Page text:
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The Romanian Coach Who Turned UK Gymnastics Into A Powerhorse

Romanian gymnast at 2014 Worlds Photo by Silvia Vatteroni In the light of current events,  published a very interesting in...

Romanian gymnast at 2014 Worlds
Photo by Silvia Vatteroni
In the light of current events, published a very interesting interview with Adrian Stan, a Romanian coach who helped turn UK Gymnastics into a powerhorse. He sheds light on the current Romanian situation. 

Tumblr blogger Aly126 translated the interview and wrote a summary of it.

He left because he felt the lack of flexibility in the Romanian system, as if it rejected any attempt to change things. The other Romanian coaches mocked him at the time for taking such a job, the British team being a very weak then.

When he got to the UK, he was given a car and the maps to all the gymnastics clubs and was asked to figure out in six months why Britain wasn’t delivering good results. He was given another six months to implement a new system.

The British coaches were cautious at first, but then agreed with him. He implemented the Romanian method, consisting of a lot of work and hard training sessions. The girls were very keep to learn. He says the British girls are very naturally talented and didn’t even need to work that hard, but still they did it because they wanted to. 

Slowly he started teaching other coaches how to train the gymnasts and results appeared. The team was on the 22nd place when he took over, now they’re third best in the World. That, however, took twenty years to achieve. 

After he got things going and the program started showing results, he realized he couldn’t train everyone and that the team needed specialized coaches. That was when he decided it was time for him to stop training gymnasts personally. Instead, he started coaching young coaches. This is what he’s doing today still.

He used a computer program through which he designed and animated each gymnastics element. The program helped him make routines, training schemes, etc. The FIG payed him 100.000 pounds for designing all skills for both MAG and WAG. When he was done with animating skills, he made a data base with all info about the athlete’s body, this being useful for coaches when they work with physiotherapists, so they can understand what’s goin on and to have nothing surprise them.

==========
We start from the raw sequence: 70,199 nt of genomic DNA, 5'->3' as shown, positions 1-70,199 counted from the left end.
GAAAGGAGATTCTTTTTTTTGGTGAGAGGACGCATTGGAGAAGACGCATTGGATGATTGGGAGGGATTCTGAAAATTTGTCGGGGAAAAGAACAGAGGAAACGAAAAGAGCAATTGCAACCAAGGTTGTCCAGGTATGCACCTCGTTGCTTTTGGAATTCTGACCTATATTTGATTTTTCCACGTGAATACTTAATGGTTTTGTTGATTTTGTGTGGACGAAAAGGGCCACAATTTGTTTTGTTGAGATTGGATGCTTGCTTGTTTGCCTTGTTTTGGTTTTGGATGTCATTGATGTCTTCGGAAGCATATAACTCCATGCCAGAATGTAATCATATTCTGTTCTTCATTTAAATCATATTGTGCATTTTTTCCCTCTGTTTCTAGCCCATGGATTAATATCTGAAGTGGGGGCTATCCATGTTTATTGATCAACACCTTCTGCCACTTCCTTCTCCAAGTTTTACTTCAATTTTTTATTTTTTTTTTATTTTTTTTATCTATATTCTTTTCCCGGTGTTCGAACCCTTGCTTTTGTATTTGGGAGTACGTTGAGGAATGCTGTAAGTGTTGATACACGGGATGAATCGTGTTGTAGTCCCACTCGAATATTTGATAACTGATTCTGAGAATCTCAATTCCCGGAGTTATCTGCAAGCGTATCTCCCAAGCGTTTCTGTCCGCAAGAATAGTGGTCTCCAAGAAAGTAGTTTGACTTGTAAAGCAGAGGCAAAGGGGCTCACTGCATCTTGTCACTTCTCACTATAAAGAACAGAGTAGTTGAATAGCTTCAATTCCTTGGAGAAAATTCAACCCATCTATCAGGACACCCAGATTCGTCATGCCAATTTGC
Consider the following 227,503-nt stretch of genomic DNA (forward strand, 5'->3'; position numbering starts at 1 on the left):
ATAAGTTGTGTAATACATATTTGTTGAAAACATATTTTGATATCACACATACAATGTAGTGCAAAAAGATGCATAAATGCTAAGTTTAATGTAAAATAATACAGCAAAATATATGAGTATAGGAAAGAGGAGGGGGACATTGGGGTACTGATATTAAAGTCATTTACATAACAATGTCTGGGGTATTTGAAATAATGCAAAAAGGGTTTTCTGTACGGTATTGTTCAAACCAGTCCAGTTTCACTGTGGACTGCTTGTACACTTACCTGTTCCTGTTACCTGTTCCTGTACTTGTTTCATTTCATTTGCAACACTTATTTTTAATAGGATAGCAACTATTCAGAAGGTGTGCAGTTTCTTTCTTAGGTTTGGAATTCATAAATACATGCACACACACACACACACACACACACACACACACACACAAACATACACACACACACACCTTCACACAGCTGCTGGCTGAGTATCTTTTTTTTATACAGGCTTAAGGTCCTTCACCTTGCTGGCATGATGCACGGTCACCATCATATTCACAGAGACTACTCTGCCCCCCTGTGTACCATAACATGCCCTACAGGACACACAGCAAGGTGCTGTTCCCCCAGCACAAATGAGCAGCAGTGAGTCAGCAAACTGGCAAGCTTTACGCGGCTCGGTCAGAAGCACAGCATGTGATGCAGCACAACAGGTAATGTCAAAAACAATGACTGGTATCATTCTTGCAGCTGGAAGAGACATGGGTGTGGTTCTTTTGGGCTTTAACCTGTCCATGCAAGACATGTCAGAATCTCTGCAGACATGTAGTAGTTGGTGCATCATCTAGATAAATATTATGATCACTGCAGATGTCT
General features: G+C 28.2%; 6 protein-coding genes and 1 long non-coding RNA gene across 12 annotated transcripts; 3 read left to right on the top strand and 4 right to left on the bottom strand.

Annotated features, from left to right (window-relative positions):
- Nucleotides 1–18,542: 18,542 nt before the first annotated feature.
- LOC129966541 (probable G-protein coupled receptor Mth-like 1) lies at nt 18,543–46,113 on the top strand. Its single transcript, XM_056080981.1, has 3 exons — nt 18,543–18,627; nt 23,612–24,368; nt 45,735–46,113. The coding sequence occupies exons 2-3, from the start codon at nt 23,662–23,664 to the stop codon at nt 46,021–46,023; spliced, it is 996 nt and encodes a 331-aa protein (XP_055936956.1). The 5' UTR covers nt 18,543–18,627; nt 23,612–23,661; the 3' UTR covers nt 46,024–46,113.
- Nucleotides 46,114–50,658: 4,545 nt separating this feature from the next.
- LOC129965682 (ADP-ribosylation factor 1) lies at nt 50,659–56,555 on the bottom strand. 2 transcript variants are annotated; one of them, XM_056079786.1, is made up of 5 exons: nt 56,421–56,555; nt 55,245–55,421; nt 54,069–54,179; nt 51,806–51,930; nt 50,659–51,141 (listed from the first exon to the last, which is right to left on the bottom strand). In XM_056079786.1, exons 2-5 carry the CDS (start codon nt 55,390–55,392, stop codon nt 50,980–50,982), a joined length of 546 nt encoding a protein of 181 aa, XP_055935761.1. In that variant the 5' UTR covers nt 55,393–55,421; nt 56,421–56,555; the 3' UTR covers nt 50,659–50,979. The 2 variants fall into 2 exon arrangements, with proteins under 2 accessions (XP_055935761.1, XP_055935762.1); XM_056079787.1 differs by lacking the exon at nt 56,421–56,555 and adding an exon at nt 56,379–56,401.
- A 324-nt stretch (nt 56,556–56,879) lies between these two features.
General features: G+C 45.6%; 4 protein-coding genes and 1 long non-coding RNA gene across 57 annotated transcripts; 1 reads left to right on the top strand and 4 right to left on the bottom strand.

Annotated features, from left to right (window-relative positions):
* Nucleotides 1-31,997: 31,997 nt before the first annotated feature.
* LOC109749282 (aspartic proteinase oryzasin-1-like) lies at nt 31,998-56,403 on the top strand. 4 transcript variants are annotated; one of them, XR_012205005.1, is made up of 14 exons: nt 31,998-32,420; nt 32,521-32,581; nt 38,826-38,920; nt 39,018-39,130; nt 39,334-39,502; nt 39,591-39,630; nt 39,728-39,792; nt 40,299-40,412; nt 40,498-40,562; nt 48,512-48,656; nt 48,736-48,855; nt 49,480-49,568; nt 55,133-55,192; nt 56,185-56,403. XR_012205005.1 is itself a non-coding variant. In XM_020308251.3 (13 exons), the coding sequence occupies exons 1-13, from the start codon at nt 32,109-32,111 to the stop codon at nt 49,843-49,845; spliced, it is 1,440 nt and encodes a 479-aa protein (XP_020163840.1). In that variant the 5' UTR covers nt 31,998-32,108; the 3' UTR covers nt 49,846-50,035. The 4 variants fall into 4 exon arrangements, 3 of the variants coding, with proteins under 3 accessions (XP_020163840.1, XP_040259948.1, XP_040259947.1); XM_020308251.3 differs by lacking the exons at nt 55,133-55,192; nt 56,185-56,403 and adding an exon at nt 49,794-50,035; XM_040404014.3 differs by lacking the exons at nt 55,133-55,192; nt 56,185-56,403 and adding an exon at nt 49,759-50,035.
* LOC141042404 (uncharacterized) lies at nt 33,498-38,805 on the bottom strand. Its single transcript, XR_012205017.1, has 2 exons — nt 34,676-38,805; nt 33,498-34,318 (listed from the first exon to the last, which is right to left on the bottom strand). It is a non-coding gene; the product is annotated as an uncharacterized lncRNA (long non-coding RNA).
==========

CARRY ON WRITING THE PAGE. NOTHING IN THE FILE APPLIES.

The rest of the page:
He is very proud when watching the British coaches and gymnasts because he knows he helped them get to where they are today, but however, he regrets he could not have helped the Romanians.

He never even dreamed he could bring the British team above the Romanian team.

He says people laugh about it, but the ‘gymnastics culture’ is developing in Britain. He’s not sure this is the case in Romania because there people are just used to get results without asking themselves is this possible anymore? He says the sport is very cutthroat and a lot of teams were expecting to see Romania struggle so they can attack and that’s what they did. 

He tried helping the Romanian team as much as he could but there was a ‘conflict of interests’. It doesn’t matter how much money he’s offered, he can’t accept it. 

He didn’t have much hope for the Romanian team to qualify. He says that unless they have better gyms, bigger salaries and a different mentality, there’s no reason to have big expectations. 

He thinks that if Romania doesn’t qualify, this will be a huge disaster and once fallen, he can’t see how Romania can ever get back up again. Despite Bitang’s efforts, the universities do not produce good coaches, there are no funds. He insists that it is Bitang who is carrying the team at Izvorani.

The Romanian team missed out on a place in the women's Olympic team event after a disappointing display at Rio's final qualifier, the test event. The Rio Olympics will be the first games not to feature the Romanian gymnastics team since 1968.

By Gigi Farid

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